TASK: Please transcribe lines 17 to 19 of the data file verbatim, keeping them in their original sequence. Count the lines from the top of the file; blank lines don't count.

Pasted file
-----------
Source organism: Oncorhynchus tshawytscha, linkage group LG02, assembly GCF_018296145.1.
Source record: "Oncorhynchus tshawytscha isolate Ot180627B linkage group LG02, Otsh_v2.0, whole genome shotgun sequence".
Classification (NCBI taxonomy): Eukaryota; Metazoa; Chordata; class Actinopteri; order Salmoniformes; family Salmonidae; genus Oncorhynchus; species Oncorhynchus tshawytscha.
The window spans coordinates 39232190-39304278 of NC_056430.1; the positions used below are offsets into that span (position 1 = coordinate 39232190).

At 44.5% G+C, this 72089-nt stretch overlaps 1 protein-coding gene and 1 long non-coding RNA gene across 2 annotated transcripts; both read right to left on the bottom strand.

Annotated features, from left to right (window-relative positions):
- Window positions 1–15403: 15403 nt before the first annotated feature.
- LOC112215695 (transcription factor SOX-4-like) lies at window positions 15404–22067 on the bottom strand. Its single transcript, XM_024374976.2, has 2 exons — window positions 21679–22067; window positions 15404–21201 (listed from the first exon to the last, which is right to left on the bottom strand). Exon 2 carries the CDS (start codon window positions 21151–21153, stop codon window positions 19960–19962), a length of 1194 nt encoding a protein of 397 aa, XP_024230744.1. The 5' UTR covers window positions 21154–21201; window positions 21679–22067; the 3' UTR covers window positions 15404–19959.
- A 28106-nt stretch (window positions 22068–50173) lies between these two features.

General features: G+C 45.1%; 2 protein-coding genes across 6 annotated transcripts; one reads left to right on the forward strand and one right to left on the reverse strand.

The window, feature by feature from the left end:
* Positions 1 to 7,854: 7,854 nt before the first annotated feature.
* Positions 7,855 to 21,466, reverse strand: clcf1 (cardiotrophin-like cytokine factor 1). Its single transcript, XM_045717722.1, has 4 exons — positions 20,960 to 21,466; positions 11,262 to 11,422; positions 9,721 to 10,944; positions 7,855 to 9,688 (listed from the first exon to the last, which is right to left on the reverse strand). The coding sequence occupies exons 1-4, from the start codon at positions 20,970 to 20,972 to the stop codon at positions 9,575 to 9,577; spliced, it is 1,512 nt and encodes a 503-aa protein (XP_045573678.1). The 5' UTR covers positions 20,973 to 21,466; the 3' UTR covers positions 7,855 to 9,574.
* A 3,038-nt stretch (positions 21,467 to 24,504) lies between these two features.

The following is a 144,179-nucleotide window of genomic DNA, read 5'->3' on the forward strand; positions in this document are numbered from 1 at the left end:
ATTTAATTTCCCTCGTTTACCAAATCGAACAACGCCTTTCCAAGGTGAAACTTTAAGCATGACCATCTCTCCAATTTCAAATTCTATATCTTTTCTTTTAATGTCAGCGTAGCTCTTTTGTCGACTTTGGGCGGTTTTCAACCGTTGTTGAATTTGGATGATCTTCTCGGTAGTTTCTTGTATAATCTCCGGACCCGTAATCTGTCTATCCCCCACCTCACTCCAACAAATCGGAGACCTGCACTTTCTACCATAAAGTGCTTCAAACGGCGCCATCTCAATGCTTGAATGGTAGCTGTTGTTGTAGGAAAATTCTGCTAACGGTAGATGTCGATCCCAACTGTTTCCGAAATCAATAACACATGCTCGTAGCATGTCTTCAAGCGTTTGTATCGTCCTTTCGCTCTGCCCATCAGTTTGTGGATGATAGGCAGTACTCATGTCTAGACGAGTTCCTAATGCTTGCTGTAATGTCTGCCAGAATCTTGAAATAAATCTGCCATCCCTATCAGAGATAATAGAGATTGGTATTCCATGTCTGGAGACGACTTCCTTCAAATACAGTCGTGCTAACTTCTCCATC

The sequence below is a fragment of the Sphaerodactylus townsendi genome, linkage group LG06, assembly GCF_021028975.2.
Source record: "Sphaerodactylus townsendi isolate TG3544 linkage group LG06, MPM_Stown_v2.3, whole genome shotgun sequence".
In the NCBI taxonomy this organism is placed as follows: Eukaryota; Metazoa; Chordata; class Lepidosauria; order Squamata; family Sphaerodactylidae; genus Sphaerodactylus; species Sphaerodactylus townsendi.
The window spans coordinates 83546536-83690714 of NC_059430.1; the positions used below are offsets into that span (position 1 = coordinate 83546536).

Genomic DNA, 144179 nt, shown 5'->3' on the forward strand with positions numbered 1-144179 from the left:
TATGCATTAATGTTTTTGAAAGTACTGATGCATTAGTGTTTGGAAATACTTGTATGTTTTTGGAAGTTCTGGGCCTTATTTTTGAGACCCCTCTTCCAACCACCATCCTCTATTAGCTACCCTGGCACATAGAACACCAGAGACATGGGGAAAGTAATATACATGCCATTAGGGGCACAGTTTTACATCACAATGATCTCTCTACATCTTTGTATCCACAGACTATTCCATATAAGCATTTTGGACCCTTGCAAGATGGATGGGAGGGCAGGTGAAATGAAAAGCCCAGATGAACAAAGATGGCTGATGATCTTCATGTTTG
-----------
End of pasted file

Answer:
The sequence below is a fragment of the Sphaerodactylus townsendi genome, linkage group LG06, assembly GCF_021028975.2.
Source record: "Sphaerodactylus townsendi isolate TG3544 linkage group LG06, MPM_Stown_v2.3, whole genome shotgun sequence".
In the NCBI taxonomy this organism is placed as follows: Eukaryota; Metazoa; Chordata; class Lepidosauria; order Squamata; family Sphaerodactylidae; genus Sphaerodactylus; species Sphaerodactylus townsendi.